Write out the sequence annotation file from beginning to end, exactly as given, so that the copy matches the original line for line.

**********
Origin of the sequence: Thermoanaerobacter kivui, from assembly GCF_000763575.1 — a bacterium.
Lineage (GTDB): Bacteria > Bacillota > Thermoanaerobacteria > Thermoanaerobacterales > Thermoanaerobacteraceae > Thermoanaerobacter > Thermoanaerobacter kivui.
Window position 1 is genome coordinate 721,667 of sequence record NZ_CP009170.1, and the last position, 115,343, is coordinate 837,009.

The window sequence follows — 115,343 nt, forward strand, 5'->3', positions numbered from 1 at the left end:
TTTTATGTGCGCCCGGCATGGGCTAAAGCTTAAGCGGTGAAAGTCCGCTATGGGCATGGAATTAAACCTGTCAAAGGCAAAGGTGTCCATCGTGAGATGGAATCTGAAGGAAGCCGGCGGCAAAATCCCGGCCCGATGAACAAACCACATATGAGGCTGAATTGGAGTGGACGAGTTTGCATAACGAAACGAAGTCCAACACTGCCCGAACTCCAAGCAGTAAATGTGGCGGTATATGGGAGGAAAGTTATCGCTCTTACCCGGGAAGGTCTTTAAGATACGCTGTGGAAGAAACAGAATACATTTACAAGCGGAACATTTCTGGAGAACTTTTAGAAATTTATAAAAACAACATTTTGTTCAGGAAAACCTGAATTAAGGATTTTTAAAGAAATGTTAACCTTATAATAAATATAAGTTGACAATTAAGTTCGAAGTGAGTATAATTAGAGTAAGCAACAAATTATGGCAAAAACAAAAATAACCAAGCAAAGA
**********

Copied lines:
Origin of the sequence: Thermoanaerobacter kivui, from assembly GCF_000763575.1 — a bacterium.
Lineage (GTDB): Bacteria > Bacillota > Thermoanaerobacteria > Thermoanaerobacterales > Thermoanaerobacteraceae > Thermoanaerobacter > Thermoanaerobacter kivui.
Window position 1 is genome coordinate 721,667 of sequence record NZ_CP009170.1, and the last position, 115,343, is coordinate 837,009.

The window sequence follows — 115,343 nt, forward strand, 5'->3', positions numbered from 1 at the left end:
TTTTATGTGCGCCCGGCATGGGCTAAAGCTTAAGCGGTGAAAGTCCGCTATGGGCATGGAATTAAACCTGTCAAAGGCAAAGGTGTCCATCGTGAGATGGAATCTGAAGGAAGCCGGCGGCAAAATCCCGGCCCGATGAACAAACCACATATGAGGCTGAATTGGAGTGGACGAGTTTGCATAACGAAACGAAGTCCAACACTGCCCGAACTCCAAGCAGTAAATGTGGCGGTATATGGGAGGAAAGTTATCGCTCTTACCCGGGAAGGTCTTTAAGATACGCTGTGGAAGAAACAGAATACATTTACAAGCGGAACATTTCTGGAGAACTTTTAGAAATTTATAAAAACAACATTTTGTTCAGGAAAACCTGAATTAAGGATTTTTAAAGAAATGTTAACCTTATAATAAATATAAGTTGACAATTAAGTTCGAAGTGAGTATAATTAGAGTAAGCAACAAATTATGGCAAAAACAAAAATAACCAAGCAAAGA